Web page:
Artist, Staff, and Volunteer Mismanagement
Another poor organization pitfall is personnel mismanagement. This can be everything from setting clear expectations, getting appropriate flights, and providing a positive staff experience. This is especially prevalent with non-headline artists and staff, who often tend to get shunted pretty badly by organizers (crammed into overstuffed rooms; little or no pay; and treated like a “second tier” contributor). However, even headline artists sometimes get treated in some very strange ways.
The other part of this is not making it clear what is expected in terms of behaviour, workshops, and other obligations. A lack of clarity and organization can cause artists to feel more “relaxed” towards their obligations (“if everything is going to shit anyway, why should I try to save the event?”)
When staff are mistreated or not given appropriate guidance, it impacts how they interact with the attendees. It can lead to everything from heavy partying/drinking as a form of decompression, to apathy, a disregard for the schedule, or even reclusiveness. I’ve seen artists show up late for judging and/or shows because the event was so behind schedule that they assumed it wouldn’t run on time, and they didn’t want to be standing there for an hour waiting for their duties to begin. I’ve also seen normally professional artists exhibit some very unprofessional behaviour when pissed off at an event.
(Pro tip, artists: stay professional. Just like the attendees don’t realize why an event is going badly, they also won’t realize that it’s your frustration. They’ll just assume you’re not very professional 😉 )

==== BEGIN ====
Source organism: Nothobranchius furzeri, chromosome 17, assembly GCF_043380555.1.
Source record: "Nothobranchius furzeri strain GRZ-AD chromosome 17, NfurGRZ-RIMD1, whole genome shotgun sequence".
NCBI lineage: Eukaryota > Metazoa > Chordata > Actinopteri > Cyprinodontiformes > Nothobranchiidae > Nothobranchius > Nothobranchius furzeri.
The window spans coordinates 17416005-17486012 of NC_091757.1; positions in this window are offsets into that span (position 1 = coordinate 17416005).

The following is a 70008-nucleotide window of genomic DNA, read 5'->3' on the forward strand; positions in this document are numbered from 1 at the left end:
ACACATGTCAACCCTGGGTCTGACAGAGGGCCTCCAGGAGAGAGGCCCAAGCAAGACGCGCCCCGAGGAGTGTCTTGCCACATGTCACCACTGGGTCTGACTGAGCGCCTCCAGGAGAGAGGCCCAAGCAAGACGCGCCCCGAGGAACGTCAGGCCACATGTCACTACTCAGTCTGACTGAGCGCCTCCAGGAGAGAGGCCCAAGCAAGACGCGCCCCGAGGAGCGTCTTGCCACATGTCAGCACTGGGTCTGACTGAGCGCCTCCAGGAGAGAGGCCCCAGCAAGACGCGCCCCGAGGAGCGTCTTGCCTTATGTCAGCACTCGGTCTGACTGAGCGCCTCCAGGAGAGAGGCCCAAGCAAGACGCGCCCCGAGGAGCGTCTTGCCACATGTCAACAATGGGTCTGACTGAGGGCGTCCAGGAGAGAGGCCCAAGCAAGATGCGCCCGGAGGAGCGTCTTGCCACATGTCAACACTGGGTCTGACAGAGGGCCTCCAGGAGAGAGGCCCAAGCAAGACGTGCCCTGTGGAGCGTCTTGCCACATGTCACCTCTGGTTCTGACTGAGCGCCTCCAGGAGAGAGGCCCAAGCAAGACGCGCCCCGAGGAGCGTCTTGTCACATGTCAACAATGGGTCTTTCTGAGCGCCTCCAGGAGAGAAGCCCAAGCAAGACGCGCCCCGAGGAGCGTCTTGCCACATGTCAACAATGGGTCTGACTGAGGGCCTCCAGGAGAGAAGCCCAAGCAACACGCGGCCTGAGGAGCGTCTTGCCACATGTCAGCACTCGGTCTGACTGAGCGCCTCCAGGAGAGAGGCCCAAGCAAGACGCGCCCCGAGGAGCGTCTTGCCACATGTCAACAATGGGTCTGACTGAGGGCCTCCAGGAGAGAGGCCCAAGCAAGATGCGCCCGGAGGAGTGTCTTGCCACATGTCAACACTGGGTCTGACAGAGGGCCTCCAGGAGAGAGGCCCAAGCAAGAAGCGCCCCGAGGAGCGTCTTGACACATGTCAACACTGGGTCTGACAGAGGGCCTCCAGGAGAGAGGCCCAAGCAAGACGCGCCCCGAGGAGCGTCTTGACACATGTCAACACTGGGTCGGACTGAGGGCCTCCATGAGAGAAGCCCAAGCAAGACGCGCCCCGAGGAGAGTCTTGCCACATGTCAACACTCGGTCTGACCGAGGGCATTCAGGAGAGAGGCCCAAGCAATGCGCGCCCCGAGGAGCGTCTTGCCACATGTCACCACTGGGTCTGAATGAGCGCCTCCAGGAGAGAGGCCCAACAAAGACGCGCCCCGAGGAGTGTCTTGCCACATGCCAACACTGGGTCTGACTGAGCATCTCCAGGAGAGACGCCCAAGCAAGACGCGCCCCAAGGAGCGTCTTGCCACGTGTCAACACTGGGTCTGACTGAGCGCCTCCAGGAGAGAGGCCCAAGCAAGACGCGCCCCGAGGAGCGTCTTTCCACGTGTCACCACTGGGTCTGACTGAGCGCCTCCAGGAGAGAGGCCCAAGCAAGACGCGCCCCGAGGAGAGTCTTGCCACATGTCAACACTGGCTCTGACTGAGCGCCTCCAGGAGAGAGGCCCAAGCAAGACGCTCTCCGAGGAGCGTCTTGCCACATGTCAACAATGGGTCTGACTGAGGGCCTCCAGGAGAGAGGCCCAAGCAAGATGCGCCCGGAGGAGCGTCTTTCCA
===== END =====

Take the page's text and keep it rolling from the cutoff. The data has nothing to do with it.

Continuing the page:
In contrast, when an organizer takes their event seriously, treats people well, and sets clear expectations, staff tend to rise to the occasion beautifully. After all, they want to be there, they want to work the event, and they want to be part of the success that year – and in future years.
“Cliquey” Community Reputations
Poor organization can lead to an altered attendee experience. Just like mediocre music can make people feel uninspired (even if they don’t know it), poor organization can cause community rifts that people don’t realize are related to organizational issues.
For example, as pointed out by a member of the dance community, limited social dance time can lead to dancers focusing on dancing with their out-of-town friends, rather than outreaching to new connections or beginner dancers. In addition, a lack of energy can lead to a bad mood or sore body, which may make people more reluctant to try out a new or less experienced partner for fear of injury or discomfort. And, that low energy combined with frustration from things not going smoothly can lead to moods that make people feel unwelcome – or even alter your mind enough to cause insecure, lonely, or less than ideal feelings.